History buffs can take a walk along the city's colorful Latin Quarter, which houses the famed Quay Street and sections of existing medieval walls -- which rub shoulders with the lively pubs, shops and live music acts lining the streets.
We stayed at a bed and breakfast near the Salthill Promenade, which was conveniently situated near the harbor and the city center, where we headed to check out Galway Cathedral (the last stone cathedral to be completed in Europe) and some shopping.
I recommend taking an afternoon to wander the winding streets of the ancient section of the city and take in sights like historic restaurants or the original Claddagh ring, or head to nearby Connemara National Park for a day of natural beauty.
Nighttime in Galway boasts plenty of exciting live music offerings, which you can enjoy after trying some of the city's highly-acclaimed seafood eats (I recommend Oscar's on Dominick Street, which has earned itself a spot on the Michelin Guide).
Moran's World Famous Oyster Cottage
While making our way to Yeats' home at Thoor Ballylee, we stopped for lunch at one of the most highly-rated seafood spots in the area. Housed off of an unpaved road, the unassuming thatched-roofed white cottage -- which has been around for 250 years and is run by the seventh generation of the Moran family -- transformed from a modest bar to a bustling restaurant when we stepped in.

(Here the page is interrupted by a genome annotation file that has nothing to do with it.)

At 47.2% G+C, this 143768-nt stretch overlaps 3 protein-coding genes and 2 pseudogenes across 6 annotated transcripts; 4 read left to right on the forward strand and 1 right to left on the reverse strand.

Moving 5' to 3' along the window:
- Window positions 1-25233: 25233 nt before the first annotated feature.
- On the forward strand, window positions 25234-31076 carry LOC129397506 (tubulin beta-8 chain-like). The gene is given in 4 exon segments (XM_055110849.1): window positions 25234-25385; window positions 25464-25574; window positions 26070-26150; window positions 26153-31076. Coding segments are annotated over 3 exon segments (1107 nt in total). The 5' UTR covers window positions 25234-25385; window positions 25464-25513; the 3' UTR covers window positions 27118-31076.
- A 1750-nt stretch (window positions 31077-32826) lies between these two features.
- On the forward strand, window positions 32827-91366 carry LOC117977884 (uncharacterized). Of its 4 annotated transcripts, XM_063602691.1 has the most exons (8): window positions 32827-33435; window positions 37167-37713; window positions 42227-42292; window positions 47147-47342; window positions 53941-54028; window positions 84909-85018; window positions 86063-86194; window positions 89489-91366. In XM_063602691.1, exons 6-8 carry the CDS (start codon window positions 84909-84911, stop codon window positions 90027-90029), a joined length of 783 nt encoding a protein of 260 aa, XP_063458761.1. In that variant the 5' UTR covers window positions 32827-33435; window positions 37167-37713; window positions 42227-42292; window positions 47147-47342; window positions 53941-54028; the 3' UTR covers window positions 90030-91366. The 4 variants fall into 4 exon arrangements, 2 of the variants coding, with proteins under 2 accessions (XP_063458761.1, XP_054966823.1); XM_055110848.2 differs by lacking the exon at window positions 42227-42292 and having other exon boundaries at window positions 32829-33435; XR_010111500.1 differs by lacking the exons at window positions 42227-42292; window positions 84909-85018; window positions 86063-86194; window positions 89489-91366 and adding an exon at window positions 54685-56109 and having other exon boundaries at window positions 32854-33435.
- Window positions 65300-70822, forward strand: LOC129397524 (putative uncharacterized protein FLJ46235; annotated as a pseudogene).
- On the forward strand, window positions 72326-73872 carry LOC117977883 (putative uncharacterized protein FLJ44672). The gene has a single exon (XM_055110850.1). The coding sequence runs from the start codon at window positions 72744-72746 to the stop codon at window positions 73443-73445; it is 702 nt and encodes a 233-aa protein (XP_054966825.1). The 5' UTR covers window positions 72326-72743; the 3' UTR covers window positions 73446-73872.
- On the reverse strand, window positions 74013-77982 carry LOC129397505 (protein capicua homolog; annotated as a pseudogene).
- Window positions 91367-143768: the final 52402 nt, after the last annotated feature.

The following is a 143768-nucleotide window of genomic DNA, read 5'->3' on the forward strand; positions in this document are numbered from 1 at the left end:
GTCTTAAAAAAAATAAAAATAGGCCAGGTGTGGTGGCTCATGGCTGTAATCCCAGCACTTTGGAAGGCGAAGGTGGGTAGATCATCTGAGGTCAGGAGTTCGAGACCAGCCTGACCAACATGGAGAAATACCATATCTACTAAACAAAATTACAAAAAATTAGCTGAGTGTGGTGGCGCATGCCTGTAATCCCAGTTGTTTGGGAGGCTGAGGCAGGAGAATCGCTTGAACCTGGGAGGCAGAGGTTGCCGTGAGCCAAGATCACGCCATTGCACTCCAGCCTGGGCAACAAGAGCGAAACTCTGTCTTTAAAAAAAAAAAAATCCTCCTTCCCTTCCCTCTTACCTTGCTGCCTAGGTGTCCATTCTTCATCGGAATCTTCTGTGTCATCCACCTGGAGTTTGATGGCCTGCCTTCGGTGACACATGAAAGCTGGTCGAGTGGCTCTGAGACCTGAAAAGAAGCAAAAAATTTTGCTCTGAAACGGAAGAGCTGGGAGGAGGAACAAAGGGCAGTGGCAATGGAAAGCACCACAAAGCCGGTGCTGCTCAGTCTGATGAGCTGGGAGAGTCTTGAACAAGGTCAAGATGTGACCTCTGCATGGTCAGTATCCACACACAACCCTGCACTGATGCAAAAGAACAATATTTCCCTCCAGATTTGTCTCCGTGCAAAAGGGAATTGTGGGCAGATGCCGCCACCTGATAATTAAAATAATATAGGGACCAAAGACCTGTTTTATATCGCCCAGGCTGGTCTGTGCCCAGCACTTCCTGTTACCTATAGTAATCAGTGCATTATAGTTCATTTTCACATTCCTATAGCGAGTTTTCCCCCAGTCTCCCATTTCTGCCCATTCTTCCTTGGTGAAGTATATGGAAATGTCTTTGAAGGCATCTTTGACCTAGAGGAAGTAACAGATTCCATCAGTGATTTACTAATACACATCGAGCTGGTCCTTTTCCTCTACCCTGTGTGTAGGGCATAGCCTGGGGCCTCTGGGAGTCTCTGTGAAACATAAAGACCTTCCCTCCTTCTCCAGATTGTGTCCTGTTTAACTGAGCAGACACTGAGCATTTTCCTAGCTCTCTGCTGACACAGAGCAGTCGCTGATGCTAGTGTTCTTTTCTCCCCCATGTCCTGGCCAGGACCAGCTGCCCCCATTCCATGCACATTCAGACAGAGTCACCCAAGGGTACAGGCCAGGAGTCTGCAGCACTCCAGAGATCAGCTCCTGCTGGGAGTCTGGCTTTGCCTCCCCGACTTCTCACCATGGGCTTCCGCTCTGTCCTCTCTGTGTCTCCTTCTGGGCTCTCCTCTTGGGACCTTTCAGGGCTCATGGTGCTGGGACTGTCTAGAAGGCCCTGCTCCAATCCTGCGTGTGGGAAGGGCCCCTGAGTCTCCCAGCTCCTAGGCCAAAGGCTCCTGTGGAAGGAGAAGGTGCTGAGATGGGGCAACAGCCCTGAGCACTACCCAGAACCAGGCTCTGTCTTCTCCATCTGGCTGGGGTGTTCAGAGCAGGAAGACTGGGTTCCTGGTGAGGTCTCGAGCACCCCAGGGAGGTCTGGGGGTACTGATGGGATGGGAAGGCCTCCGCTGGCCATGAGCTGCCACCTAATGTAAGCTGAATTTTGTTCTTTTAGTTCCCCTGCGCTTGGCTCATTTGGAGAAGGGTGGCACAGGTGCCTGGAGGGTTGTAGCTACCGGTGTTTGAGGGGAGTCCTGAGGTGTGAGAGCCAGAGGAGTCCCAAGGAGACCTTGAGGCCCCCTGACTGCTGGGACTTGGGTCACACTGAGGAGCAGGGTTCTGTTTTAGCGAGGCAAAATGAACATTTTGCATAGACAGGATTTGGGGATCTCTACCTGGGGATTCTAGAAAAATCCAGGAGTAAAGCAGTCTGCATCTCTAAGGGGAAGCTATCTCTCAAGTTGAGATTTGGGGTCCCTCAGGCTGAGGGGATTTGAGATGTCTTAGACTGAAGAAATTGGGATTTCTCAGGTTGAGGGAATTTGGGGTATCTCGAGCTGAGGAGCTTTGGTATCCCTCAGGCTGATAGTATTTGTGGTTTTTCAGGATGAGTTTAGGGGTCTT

Finely dressed men and women dined and socialized as they got ready to view the races in Galway with a spot of fresh seafood. I thoroughly enjoyed my choice of mussels in a tomato broth, while my sister and dad went with delectably fresh buttered crab claws and a prawn salad. Definitely a must-try restaurant for any seafood lover!
W.B. Yeats, the Irish poet that was at the forefront of 20th century literature, wasn't shy about vocalizing his love affair with the countryside of Ireland. He set up residence in a renovated 15th century stone fortress in Gort, which he renamed Thoor Ballylee (also known as Yeats' Tower), and enjoyed the literary companionship of fellow writers who also settled in the area, including Lady Gregory.
Admission to the tower includes tea and biscuits, an exhibit detailing the poet's many loves and muses, and the role the tower and its scenic surroundings -- where he famously recalled, "To go elsewhere is to leave beauty behind" -- had on his writing.
While the tower itself was interesting, I almost felt some literary inspiration of my own as I wandered through the grounds where the poet would apparently talk aloud as he struggled to compose his next piece. While it's a little out of the way, Thoor Ballylee is definitely a must-see for any aspiring writer.
Notable Eat of the Day: Oscar's Seafood Bistro *****
My favorite meal while in Ireland was enjoyed at Oscar's Bistro, which offers fine, freshly caught seafood which is sourced from local fishermen. Specials vary daily based on the season's offerings, but I was obsessed with the firm but mouth-melting monkfish and mussels that I enjoyed that evening.